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    I think tutmarc may have beaten that by a couple years...http://www.vintageguitar.com/1863/audiovox-736-2/
  9. Stick_Player

    Stick_Player

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    Audiovox 736 (c. 1936)

    Covered ad nauseam here on TB. "Search"

    [​IMG]

    Electric Upright (c. 1933) & Bass amp.

    [​IMG]

    Sheet from his Instrument Catalog of "mass produced" instruments.

    [​IMG]


    Decide for yourself.


    Leo F ripped off the idea. But so what.
  10. smcd

    smcd Supporting Member

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    Yeahhh... I don't think so. Building a failed novelty instrument in the 30's doesn't make one a pioneer. Just like the guy that thought to put 2 tin cans on a piece of wire didn't invent the telephone.
  11. cnltb

    cnltb

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    Yupp...+1
  12. Stick_Player

    Stick_Player

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    Do your homework. Read a dictionary. Tell better jokes.

    Then Bloviate.
  13. smcd

    smcd Supporting Member

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    Is English your first language?
  14. Templar

    Templar Supporting Member

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    Yeah, and keep a synonym thesaurus handy so you can use cool words like "bloviate". lol
  15. hrodbert696

    hrodbert696 Supporting Member

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    "Ripped off" doesn't necessarily apply. A lot of these early pioneers of amplified instruments were working independently in regional markets on similar ideas, with only limited awareness of what other guys elsewhere in the country were doing. Tutmarc was in Seattle, 20 years earlier, didn't properly patent his ideas, and never got it widely marketed; Fender was working in California, later, and probably didn't have much awareness of Tutmarc's work.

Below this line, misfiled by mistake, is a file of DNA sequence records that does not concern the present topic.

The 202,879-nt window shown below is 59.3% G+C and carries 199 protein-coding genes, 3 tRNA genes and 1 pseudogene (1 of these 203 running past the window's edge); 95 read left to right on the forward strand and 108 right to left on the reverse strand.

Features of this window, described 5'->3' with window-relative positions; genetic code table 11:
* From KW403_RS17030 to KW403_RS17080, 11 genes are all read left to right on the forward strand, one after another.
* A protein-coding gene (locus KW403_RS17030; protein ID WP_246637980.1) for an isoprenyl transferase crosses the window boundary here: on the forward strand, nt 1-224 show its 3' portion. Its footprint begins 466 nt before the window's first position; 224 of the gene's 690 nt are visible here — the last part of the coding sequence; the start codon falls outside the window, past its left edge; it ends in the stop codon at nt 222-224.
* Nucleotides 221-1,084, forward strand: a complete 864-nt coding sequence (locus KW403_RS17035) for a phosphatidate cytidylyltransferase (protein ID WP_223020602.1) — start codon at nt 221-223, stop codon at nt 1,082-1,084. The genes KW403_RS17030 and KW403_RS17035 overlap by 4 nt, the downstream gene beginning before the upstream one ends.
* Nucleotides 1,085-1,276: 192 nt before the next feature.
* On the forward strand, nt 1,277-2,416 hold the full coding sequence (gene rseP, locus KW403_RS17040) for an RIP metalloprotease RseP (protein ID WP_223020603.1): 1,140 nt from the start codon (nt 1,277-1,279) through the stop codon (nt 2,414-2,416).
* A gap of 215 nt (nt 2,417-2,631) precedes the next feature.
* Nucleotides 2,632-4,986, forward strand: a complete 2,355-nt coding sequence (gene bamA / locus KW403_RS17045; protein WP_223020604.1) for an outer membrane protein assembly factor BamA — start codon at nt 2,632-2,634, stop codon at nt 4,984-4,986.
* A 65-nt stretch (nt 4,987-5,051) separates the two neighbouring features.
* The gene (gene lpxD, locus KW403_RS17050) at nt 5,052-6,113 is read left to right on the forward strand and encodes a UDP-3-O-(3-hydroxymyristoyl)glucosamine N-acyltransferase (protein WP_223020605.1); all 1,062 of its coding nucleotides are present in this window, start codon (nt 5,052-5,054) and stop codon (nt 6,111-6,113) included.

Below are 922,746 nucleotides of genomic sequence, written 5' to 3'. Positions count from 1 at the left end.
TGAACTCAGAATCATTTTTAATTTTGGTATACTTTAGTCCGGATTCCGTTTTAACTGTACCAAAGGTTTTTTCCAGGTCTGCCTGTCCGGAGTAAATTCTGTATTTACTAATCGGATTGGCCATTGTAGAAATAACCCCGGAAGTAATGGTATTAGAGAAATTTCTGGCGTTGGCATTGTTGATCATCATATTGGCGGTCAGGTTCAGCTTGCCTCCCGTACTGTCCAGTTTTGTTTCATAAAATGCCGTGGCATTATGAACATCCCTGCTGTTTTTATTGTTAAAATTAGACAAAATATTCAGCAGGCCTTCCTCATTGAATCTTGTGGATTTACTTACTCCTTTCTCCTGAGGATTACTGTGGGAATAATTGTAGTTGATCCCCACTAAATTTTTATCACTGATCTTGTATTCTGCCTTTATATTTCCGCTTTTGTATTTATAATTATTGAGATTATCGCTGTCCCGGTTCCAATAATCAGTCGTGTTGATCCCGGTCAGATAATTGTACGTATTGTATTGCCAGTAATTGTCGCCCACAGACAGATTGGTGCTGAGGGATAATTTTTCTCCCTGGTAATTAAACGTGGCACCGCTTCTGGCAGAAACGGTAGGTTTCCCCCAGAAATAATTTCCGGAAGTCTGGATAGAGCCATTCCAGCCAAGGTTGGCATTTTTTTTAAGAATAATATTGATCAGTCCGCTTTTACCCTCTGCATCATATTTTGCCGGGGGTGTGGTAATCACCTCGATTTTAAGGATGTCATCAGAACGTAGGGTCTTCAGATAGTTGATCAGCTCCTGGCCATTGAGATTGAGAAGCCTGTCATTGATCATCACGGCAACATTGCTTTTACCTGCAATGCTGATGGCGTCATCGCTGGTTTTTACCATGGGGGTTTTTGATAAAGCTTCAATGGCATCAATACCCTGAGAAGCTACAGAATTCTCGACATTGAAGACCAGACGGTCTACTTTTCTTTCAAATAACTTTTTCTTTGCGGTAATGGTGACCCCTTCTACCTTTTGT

16. Stick_Player

    Stick_Player

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    Again, tell better jokes.
  17. bassteban

    bassteban

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    You wanna demonstrate? Dudes doing better than you ATM, just sayin... :)
  18. Stick_Player

    Stick_Player

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    Apparently, Tutmarc's son had published some catalog's prior to Leo F's earth-shaking invention, that were distributed nationally in various trade shows. One can only speculate, but Leo F et al had to have seen them - since they too were involved with these trade shows.

    Also, the Lap Steel businesses of the two were somewhat competitive at this time.

    Leo F. knew.
  19. Stick_Player

    Stick_Player

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    Want to join in the topic or stay annoying?
  20. jj4001

    jj4001 Supporting Member

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    :bassist::D:D:bassist: